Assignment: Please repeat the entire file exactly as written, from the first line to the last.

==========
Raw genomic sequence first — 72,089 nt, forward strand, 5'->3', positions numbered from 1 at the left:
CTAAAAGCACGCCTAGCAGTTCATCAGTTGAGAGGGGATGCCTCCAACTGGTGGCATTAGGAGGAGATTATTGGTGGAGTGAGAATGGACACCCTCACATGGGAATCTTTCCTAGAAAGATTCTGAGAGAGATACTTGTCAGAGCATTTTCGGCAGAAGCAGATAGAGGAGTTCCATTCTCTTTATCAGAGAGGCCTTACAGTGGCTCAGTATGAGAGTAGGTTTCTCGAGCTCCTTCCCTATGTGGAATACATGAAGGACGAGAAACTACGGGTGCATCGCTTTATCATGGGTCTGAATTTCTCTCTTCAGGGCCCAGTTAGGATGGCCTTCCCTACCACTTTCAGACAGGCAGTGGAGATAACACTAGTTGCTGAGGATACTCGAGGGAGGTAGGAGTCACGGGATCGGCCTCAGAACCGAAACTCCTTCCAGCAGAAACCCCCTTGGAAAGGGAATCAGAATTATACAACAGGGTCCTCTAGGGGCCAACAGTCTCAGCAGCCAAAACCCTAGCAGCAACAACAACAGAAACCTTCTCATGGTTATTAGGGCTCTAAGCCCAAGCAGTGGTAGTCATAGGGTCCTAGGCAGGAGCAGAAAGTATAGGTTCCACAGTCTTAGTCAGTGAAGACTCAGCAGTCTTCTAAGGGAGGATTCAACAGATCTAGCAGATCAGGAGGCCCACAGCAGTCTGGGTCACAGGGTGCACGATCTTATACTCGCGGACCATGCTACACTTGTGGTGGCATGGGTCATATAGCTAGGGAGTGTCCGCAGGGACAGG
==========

Raw genomic sequence first — 72,089 nt, forward strand, 5'->3', positions numbered from 1 at the left:
CTAAAAGCACGCCTAGCAGTTCATCAGTTGAGAGGGGATGCCTCCAACTGGTGGCATTAGGAGGAGATTATTGGTGGAGTGAGAATGGACACCCTCACATGGGAATCTTTCCTAGAAAGATTCTGAGAGAGATACTTGTCAGAGCATTTTCGGCAGAAGCAGATAGAGGAGTTCCATTCTCTTTATCAGAGAGGCCTTACAGTGGCTCAGTATGAGAGTAGGTTTCTCGAGCTCCTTCCCTATGTGGAATACATGAAGGACGAGAAACTACGGGTGCATCGCTTTATCATGGGTCTGAATTTCTCTCTTCAGGGCCCAGTTAGGATGGCCTTCCCTACCACTTTCAGACAGGCAGTGGAGATAACACTAGTTGCTGAGGATACTCGAGGGAGGTAGGAGTCACGGGATCGGCCTCAGAACCGAAACTCCTTCCAGCAGAAACCCCCTTGGAAAGGGAATCAGAATTATACAACAGGGTCCTCTAGGGGCCAACAGTCTCAGCAGCCAAAACCCTAGCAGCAACAACAACAGAAACCTTCTCATGGTTATTAGGGCTCTAAGCCCAAGCAGTGGTAGTCATAGGGTCCTAGGCAGGAGCAGAAAGTATAGGTTCCACAGTCTTAGTCAGTGAAGACTCAGCAGTCTTCTAAGGGAGGATTCAACAGATCTAGCAGATCAGGAGGCCCACAGCAGTCTGGGTCACAGGGTGCACGATCTTATACTCGCGGACCATGCTACACTTGTGGTGGCATGGGTCATATAGCTAGGGAGTGTCCGCAGGGACAGG